Truck Air Conditioner - Updated After Repairs

Truck Air Conditioner - Updated After Repairs

What is your output temperature

07 August 2011
06:08 PM
Had the truck in heat this weekend for the first time since I purchased it.  The truck A/C unit worked okay until the temp outside reached about the mid 80s. but could no longer cool the inside of the truck after that.  Didn't have a leak but knew the system was low on Freon. I evacuated the system, vacuumed it down, and recharged it.  With the outside temperature in mid to upper 90s the best I could get out of the A/C system was 50 degrees.  I was expecting this system to produce upper 30 low 40 temperatures to keep the inside of the truck cool.

How is the A/C system on your truck working?  Lots of cold air? Or similar to what I'm getting - 50 degree output?

07 August 2011
06:29 PM
Just recharged mine a few weeks ago.  Cold air comes out at 29-31* and will stay there....
Good luck,
07 August 2011
08:34 PM
Sitting still, you should see a 30 to 40 degree drop from outside temp, if everything is right.  Running down the road with air moving over the condenser you could see 45 degree drop, if you are lucky.  AC systems will make you pull your hair out if they are not right.  If we open up a system we go ahead and replace expansion valve, air dryer and add dye to the system.  Keeping the condenser and radiator free and clear of anything really helps.
07 August 2011
09:19 PM
T\turn the hot water off to the dash heater, see if that helps.
07 August 2011
09:33 PM
We have had to start adding a valve and turning off the hot water to every truck running thru our shop this last month or so.  But it was only 114 out here west of Fort Worth all week.  Add the high temp and low temp and our 24 hour average the last 10 days has been 99.2 degrees
Dennis M
07 August 2011
09:37 PM
Never measured the temp at the vents, but since we eliminated the leaks a couple of years ago it keeps the cab nice and cool even in the high 90's and the temp is very stable.

FYI we eliminated the leaks by removing the sleeper AC and using plumbing for a day cab.

07 August 2011
10:07 PM
I have the climate control system on my truck.  After dumping the system, vacuuming it down, and recharging it cooled the truck down going down the highway and the fan shifted from blowing on high all the time to blowing on
low. Temp was 95+.  Monitoring the output on the vents I was seeing mostly 50 degrees.  Air was on recirculate.  With the truck sitting, fan on medium, outside temp 90, it was blowing 52 degrees.  As mentioned above, with the volume of the cab and sleeper on these trucks and what they're used for, I was expecting to see at least low 40 and possibly high 30 coming from the vents.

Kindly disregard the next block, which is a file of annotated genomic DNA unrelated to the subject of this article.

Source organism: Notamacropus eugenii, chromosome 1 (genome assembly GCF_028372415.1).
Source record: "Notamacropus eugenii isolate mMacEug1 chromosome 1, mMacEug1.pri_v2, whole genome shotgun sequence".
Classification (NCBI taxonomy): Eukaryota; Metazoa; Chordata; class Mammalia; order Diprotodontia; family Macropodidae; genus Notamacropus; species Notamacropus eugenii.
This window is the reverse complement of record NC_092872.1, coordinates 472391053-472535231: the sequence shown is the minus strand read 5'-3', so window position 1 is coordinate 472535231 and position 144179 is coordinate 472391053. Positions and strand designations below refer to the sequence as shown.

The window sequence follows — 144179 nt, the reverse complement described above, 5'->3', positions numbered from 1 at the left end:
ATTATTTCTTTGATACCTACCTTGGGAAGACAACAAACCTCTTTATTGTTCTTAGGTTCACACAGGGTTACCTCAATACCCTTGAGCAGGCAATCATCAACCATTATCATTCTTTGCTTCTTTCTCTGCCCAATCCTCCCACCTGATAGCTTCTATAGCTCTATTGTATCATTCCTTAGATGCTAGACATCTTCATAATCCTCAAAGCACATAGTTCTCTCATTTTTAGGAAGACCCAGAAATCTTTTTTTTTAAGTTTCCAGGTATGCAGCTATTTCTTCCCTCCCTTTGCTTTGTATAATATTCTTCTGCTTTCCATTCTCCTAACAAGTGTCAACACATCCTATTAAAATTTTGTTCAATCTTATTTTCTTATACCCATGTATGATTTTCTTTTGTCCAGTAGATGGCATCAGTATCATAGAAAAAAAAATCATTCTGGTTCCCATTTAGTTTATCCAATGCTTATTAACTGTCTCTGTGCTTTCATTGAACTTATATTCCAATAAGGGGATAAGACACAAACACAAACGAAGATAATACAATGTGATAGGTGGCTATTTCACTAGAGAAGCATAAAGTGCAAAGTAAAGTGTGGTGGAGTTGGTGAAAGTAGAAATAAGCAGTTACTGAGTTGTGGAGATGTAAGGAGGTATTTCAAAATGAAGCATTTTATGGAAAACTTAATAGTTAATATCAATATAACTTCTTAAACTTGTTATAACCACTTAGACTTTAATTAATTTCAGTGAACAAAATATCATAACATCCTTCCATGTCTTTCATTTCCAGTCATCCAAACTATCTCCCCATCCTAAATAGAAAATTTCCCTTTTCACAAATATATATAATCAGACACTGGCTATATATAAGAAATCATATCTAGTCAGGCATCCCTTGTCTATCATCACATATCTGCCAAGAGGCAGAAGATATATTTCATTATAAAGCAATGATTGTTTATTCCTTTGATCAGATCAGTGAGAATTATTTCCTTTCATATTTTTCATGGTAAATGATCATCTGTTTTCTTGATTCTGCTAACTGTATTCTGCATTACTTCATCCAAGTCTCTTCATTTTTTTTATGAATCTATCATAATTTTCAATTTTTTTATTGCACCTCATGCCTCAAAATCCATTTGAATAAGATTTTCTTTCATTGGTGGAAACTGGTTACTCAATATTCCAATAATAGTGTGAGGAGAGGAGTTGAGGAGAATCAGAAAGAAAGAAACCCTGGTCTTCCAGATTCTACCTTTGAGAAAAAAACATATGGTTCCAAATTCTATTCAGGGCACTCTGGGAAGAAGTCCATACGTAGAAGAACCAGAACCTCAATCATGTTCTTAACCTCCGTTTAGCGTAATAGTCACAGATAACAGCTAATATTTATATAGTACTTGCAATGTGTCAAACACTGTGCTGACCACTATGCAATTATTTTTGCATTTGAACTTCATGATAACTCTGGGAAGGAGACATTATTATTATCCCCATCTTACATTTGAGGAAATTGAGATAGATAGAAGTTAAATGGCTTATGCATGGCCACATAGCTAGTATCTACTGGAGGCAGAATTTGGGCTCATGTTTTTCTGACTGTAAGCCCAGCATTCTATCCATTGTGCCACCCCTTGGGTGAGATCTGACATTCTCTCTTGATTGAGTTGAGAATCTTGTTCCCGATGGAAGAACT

The A/C was working fine until I got into the high temps so that told me I didn't have any leaks but the system was low on Freon.  May replace the expansion valve and dryer.  Truck only has 391K miles.

One last question on this.  When charging the system the pressures drop down when the engine fan turns on.  When the fan turns off, even though the compressor is still running, the pressures climb. I set my pressures when the fan was running.

08 August 2011
12:23 AM
Another thing to check, even though you have “recirculate” selected, is the outside vent(s) closing?

For a quickie troubleshoot, take a water hose and spray the condenser coil and see what sort of temp change you get at the outlet vent.  If there is a big change, that would indicate an obstruction or reduction in airflow across the condenser. If there is little or no change, there is either heat coming into the air duct (stuck mix air valve) or a weak compressor OR an obstruction in your refrigerant lines.  It can be worth spending some money to have a reputable A/C shop run a quick check for you.

They should be able to check the system out, including a leak check for under $100.00.

Mark & Dale Bruss
08 August 2011
06:14 AM
When it is hot out, we run the sleeper AC at full and adjust the dash as needed.
08 August 2011
08:46 AM
The dryer is an easy item to change.  How much work to replace the expansion valve?
08 August 2011
12:00 PM
I second the running the sleeper air.  It really helps unless you pull the curtain between.  The Dash air is only for the drivers compartment and not really up to cooling off the Huge sleeper in my 770.
Jack Mayer
08 August 2011
01:45 PM
My truck puts out 34* on the driver vents.
08 August 2011
05:32 PM
Before moving to Alaska, 29-31F when everything was correctly charged, etc.  At 35F vent temps started looking for issues / problems.  A/C problems will cause you to go bald more quickly than normal but these systems are relatively straightforward and there are only a few items that can really go south.  I have been told by numerous techs that the primary source of lost charge is leaking Schrader valves at the pressure tap connections - especially true if the system is over 5 years old.
08 August 2011
09:03 PM

TFS, on 08 August 2011 - 08:46 AM, said:
The dryer is an easy item to change. How much work to replace the expansion valve?

It is not bad.  I think it is on the passenger side dash.  Always replace the 0 rings on everything you take apart.  We put dye in everything we re-charge.  The cheaper we try to fix a system the better chance it will be a "comeback," better to replace the expansion valve and dryer every time for the best cooling.  As I have said better CHECK for a cabin air filter, a dirty filter will drop a system 15 degrees.

08 August 2011
09:24 PM
Thanks for everyone's responses.  All good input.  Little history on this truck so there isn't any speculation.  I purchased the truck in January of this year.  Haven't driven it a lot since then but it has been driven.  Never had any problems with the A/C but then again I've never had it in a HOT climate until this past weekend to really test the A/C.  What I found out is the truck would cool fine until the outside temps started breaking the mid 80s.  It would still blow cool air but not cold enough to cool down the truck.  Based on this and the fact I've owned the truck for seven months now  I don't think it has a leak.  Yet, for who knows why it was low on Freon.